Sold for £16,640 inc. premium
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Heal's, Tottenham Court Road, London
Acquired from the above by the present owner, 1984
Mobili Italiani Moderni, Robot Sentimentale, Rome, May 1983
Heal's, London, 1984
Rosa Maria Rinaldi, 'Memphis e Alchimia', Domus, no. 646, January 1984, p. 55
Andrea Branzi, The Hot House: Italian New Wave Design, London, 1984, pp. 123, 126
Albrecht Bangert, Italian Furniture Design: Ideas Styles Movements, Munich, 1988, pp. 63, 65, 116
Peter Weiss, Alessandro Mendini: Objetos, proyectos, construcciones, Milan, 2001, pp. 100-01, 119
Glenn Adamson and Jane Pavitt, eds., Style and Subversion, 1970-1990, exh. cat., Victoria and Albert Museum, London, 2011, p. 41
Cindi Strauss, Germano Celant, et al., Italian Radical Design: The Dennis Freedman Collection, exh. cat., Museum of Fine Arts Houston, New Haven, 2020, pp. 75, 121
Bonhams wishes to thank the Alessandro Mendini Archive for their assistance with the cataloguing of the present lot.
The Proust Chair defines post-modernism in much the same way Gerrit Rietveld's Red Blue chair defined modernism.
Rietveld took the rules of the De Stijl group as his parameters. He worked within a palette of primary colours (plus black, grey and white) and used only straight lines, to produce an economical design that served as the blueprint for modernism. Marcel Breuer's design for apprentice pieces to be made in the Bauhaus workshops is clearly derivative, his tubular steel furniture less economical, in design thus cost, whilst Ludwig Mies van der Rohe's addition of cushions to structure lacks the material integrity of Rietveld's chair. More was less so the Red Blue chair remains the Platonic ideal of the modernist chair.
Alessandro Mendini's Proust Chair similarly defined post-modern. His painting of a kitsch monster-piece with a pointillist detail of a work by Paul Signac signalled a relativism between high and low culture. Rather than being its arbiter, the post-modern architect should accommodate the taste, even the bad taste, of the client. A found object, the chair also signalled the architect's wider obligation to accommodate the city as ready-made. It is a hotch-potch of different styles, mosaic colours and people which, rather than being bulldozed and built anew along rational lines as Le Corbusier advocated, should be added to it in accordance with its citizen's physical needs and emotional desires.
The Proust is a big chair, as dominant in even the grandest interior as in the history of architecture. The first five or six were jointly painted by Pierantonio Volpini and Prospero Rasulo and mostly sold to museums. New York gallerist Rick Kaufman called the Proust "the best chair I had ever seen" and began retailing it to the public. Others followed.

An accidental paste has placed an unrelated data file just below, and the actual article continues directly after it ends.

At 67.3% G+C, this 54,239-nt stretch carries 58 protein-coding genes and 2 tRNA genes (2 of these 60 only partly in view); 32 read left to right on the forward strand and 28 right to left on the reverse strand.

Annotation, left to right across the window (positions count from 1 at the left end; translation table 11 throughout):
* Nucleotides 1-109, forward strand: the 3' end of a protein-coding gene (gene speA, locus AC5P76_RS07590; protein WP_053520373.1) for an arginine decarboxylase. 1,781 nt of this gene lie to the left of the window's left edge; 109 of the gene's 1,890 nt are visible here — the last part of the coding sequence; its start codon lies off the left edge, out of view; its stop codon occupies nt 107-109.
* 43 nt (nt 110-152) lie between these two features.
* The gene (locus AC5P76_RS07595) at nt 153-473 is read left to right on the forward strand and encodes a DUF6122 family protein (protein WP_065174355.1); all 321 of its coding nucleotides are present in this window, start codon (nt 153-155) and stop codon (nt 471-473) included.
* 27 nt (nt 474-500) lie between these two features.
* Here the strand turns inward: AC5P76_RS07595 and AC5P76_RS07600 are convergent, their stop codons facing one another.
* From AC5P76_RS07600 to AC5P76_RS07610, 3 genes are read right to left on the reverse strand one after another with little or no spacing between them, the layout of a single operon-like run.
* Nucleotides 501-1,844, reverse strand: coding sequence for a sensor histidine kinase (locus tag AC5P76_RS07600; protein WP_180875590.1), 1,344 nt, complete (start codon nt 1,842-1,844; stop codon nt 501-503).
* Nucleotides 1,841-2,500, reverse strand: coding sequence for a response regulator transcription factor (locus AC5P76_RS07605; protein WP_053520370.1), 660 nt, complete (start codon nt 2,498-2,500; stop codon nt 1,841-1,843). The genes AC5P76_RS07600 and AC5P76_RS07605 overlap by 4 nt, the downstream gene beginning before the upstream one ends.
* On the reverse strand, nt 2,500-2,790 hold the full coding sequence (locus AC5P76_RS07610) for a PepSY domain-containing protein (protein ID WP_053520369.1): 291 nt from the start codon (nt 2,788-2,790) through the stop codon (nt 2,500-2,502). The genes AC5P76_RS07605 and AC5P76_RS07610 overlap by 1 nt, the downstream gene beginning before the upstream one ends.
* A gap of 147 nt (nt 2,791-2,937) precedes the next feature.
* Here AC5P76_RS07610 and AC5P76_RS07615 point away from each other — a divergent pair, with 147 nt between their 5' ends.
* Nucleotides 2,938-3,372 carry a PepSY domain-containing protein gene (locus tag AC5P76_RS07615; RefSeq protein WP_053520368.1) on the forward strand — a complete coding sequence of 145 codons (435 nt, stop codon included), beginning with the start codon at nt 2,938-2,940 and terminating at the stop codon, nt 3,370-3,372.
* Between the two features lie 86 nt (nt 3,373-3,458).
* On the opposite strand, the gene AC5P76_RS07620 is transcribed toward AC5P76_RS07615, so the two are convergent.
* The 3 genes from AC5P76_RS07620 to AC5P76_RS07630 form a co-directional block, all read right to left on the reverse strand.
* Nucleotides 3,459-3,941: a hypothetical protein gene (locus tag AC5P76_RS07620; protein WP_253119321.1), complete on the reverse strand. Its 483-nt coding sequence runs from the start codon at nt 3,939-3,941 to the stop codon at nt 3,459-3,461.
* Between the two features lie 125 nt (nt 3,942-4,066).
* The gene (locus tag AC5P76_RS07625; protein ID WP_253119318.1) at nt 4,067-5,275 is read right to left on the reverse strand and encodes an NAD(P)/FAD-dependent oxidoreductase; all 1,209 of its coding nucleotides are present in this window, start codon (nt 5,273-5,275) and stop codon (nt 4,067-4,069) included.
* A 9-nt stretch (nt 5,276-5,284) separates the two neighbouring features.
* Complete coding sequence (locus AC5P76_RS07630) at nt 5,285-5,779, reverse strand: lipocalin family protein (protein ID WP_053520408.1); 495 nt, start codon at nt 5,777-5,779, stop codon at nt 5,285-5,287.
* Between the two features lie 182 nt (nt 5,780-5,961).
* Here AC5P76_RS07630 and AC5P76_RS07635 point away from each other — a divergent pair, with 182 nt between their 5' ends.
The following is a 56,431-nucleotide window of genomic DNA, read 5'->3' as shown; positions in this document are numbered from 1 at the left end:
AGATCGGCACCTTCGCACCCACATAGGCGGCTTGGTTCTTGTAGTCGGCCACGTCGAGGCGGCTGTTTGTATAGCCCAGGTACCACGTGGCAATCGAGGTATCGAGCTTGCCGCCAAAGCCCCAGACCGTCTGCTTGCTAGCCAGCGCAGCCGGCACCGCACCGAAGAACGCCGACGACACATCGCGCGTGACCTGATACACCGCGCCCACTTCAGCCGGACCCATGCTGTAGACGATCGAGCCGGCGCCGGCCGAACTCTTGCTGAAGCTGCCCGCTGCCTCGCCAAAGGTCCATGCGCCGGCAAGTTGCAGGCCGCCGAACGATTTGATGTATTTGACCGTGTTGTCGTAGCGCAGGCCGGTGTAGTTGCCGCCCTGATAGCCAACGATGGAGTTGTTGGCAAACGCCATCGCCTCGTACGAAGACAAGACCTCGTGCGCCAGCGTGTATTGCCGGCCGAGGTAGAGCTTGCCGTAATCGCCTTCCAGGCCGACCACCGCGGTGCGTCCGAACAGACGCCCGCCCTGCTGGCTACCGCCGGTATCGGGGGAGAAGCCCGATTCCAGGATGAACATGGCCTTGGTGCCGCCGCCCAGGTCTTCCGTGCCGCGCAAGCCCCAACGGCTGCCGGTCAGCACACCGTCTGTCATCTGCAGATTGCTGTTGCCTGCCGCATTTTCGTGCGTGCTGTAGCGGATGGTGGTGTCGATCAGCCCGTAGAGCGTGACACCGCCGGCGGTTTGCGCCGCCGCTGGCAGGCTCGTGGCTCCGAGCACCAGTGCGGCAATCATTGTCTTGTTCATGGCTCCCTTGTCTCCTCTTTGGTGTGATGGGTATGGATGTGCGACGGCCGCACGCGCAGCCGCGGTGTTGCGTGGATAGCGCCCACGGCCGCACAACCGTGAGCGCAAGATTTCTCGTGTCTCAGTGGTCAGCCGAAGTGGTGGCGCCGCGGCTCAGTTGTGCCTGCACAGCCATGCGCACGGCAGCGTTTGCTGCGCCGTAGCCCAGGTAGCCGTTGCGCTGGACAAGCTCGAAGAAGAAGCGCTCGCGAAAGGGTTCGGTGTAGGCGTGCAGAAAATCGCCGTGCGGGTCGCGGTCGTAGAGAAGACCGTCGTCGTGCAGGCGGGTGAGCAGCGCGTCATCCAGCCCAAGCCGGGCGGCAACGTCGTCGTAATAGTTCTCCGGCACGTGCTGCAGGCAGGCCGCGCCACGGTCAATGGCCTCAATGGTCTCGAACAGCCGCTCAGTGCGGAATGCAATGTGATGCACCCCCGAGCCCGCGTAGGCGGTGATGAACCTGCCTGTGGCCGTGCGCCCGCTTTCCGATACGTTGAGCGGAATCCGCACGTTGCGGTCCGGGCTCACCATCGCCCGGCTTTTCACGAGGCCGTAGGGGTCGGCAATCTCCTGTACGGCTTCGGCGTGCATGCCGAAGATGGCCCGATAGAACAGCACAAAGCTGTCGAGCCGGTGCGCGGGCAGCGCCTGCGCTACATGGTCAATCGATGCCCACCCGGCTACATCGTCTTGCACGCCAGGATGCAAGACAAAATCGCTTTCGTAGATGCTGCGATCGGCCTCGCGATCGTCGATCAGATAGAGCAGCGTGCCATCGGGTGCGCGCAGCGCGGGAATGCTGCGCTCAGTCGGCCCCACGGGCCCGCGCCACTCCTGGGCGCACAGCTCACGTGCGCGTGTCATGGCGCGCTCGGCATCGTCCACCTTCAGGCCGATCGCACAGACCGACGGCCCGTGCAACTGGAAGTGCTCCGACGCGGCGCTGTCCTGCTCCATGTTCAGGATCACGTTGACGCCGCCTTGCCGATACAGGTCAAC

To meet demand, Franco Migliaccio was employed to paint the next batch of chairs. His early brushwork followed Paul Signac's pattern before morphing into his own style. Jesus Moctezuma took over in 1981 using a brighter palette. Claudia Mendini followed in the mid-80s whilst in a nod to the chair's monumental status, two were painted to resemble bronze.
Mendini estimated upwards of thirty Proust chairs were produced under the auspices of Alchimia but the one in this sale is unusual in two ways. Produced in 1983, its decorator has been identified by Atelier Mendini as Prospero Rasulo. In Mendini's "Story of the Proust Chair", no mention is made of Rasulo decorating chairs beyond his initial collaboration with Volpini so this late reprise is anomalous. Second, the chair has a cushion and, although Mendini documented variations to the seat over the years, he made no mention of a cushioned version.
After researching this chair, Beatrice Felis, together with Fulvia and Elisa Mendini, have determined that it was "made for the performance Robot Sentimentale conceived by Alessandro Mendini with Alchimia and performed at the MIM showroom in Rome in 1983". Beatrice Felis adds that the hitherto undocumented cushion "rewrites" the story of the Proust Chair.
The Proust has a huge architectural and aesthetic charge; Alessandro Mendini described it to me as a "bomba estetica." That bomb exploded late modernism and in the void was built the post-modern world we live in today. Moreover, the story of the Proust Chair, like the movement the chair has come to symbolise, continues to be told and, in this case, retold.
Designer and author, Nick Wright is the writer of Cut and Shut, The History of Creative Salvage.